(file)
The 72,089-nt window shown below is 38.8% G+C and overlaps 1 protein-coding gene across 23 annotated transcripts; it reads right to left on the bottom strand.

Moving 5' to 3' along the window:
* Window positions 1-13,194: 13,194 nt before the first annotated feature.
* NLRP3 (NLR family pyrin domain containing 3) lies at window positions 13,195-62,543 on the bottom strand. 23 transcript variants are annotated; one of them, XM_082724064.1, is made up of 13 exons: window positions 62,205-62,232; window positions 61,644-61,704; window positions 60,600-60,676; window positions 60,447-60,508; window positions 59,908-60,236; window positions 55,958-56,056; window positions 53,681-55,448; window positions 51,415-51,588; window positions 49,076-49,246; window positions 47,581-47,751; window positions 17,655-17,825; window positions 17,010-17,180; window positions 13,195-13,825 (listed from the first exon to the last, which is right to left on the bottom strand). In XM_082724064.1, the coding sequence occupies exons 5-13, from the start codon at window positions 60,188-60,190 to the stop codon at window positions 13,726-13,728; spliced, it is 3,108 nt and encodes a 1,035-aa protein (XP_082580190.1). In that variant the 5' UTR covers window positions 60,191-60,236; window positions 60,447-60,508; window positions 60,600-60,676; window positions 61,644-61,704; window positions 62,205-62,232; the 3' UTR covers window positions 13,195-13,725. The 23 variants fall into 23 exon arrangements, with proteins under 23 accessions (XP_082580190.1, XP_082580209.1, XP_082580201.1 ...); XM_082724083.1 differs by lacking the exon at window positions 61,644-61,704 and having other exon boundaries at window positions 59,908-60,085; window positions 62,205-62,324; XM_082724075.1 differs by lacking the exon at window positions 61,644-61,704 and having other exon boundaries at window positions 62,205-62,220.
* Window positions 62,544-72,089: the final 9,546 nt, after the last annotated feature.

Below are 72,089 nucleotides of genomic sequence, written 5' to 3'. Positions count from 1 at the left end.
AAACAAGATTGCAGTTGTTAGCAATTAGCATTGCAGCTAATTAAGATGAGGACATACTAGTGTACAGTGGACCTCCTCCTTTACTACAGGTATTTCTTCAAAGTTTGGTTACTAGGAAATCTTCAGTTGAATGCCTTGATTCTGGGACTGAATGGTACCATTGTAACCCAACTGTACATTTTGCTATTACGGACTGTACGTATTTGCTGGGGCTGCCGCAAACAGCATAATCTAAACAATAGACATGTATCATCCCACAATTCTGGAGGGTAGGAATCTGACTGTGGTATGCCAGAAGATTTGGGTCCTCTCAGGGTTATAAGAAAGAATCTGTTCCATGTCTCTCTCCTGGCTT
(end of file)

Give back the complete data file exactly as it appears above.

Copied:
The 72,089-nt window shown below is 38.8% G+C and overlaps 1 protein-coding gene across 23 annotated transcripts; it reads right to left on the bottom strand.

Moving 5' to 3' along the window:
* Window positions 1-13,194: 13,194 nt before the first annotated feature.
* NLRP3 (NLR family pyrin domain containing 3) lies at window positions 13,195-62,543 on the bottom strand. 23 transcript variants are annotated; one of them, XM_082724064.1, is made up of 13 exons: window positions 62,205-62,232; window positions 61,644-61,704; window positions 60,600-60,676; window positions 60,447-60,508; window positions 59,908-60,236; window positions 55,958-56,056; window positions 53,681-55,448; window positions 51,415-51,588; window positions 49,076-49,246; window positions 47,581-47,751; window positions 17,655-17,825; window positions 17,010-17,180; window positions 13,195-13,825 (listed from the first exon to the last, which is right to left on the bottom strand). In XM_082724064.1, the coding sequence occupies exons 5-13, from the start codon at window positions 60,188-60,190 to the stop codon at window positions 13,726-13,728; spliced, it is 3,108 nt and encodes a 1,035-aa protein (XP_082580190.1). In that variant the 5' UTR covers window positions 60,191-60,236; window positions 60,447-60,508; window positions 60,600-60,676; window positions 61,644-61,704; window positions 62,205-62,232; the 3' UTR covers window positions 13,195-13,725. The 23 variants fall into 23 exon arrangements, with proteins under 23 accessions (XP_082580190.1, XP_082580209.1, XP_082580201.1 ...); XM_082724083.1 differs by lacking the exon at window positions 61,644-61,704 and having other exon boundaries at window positions 59,908-60,085; window positions 62,205-62,324; XM_082724075.1 differs by lacking the exon at window positions 61,644-61,704 and having other exon boundaries at window positions 62,205-62,220.
* Window positions 62,544-72,089: the final 9,546 nt, after the last annotated feature.

Below are 72,089 nucleotides of genomic sequence, written 5' to 3'. Positions count from 1 at the left end.
AAACAAGATTGCAGTTGTTAGCAATTAGCATTGCAGCTAATTAAGATGAGGACATACTAGTGTACAGTGGACCTCCTCCTTTACTACAGGTATTTCTTCAAAGTTTGGTTACTAGGAAATCTTCAGTTGAATGCCTTGATTCTGGGACTGAATGGTACCATTGTAACCCAACTGTACATTTTGCTATTACGGACTGTACGTATTTGCTGGGGCTGCCGCAAACAGCATAATCTAAACAATAGACATGTATCATCCCACAATTCTGGAGGGTAGGAATCTGACTGTGGTATGCCAGAAGATTTGGGTCCTCTCAGGGTTATAAGAAAGAATCTGTTCCATGTCTCTCTCCTGGCTT